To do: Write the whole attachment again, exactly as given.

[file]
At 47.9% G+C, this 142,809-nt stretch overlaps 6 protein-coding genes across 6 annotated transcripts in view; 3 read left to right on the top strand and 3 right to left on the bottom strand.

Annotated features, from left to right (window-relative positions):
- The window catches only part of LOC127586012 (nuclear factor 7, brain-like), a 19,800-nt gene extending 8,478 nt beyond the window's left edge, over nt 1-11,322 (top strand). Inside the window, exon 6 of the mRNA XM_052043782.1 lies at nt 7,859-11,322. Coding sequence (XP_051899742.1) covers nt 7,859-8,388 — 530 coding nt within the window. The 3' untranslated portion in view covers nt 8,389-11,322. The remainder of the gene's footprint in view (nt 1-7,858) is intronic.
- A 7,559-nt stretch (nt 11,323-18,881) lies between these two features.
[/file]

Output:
At 47.9% G+C, this 142,809-nt stretch overlaps 6 protein-coding genes across 6 annotated transcripts in view; 3 read left to right on the top strand and 3 right to left on the bottom strand.

Annotated features, from left to right (window-relative positions):
- The window catches only part of LOC127586012 (nuclear factor 7, brain-like), a 19,800-nt gene extending 8,478 nt beyond the window's left edge, over nt 1-11,322 (top strand). Inside the window, exon 6 of the mRNA XM_052043782.1 lies at nt 7,859-11,322. Coding sequence (XP_051899742.1) covers nt 7,859-8,388 — 530 coding nt within the window. The 3' untranslated portion in view covers nt 8,389-11,322. The remainder of the gene's footprint in view (nt 1-7,858) is intronic.
- A 7,559-nt stretch (nt 11,323-18,881) lies between these two features.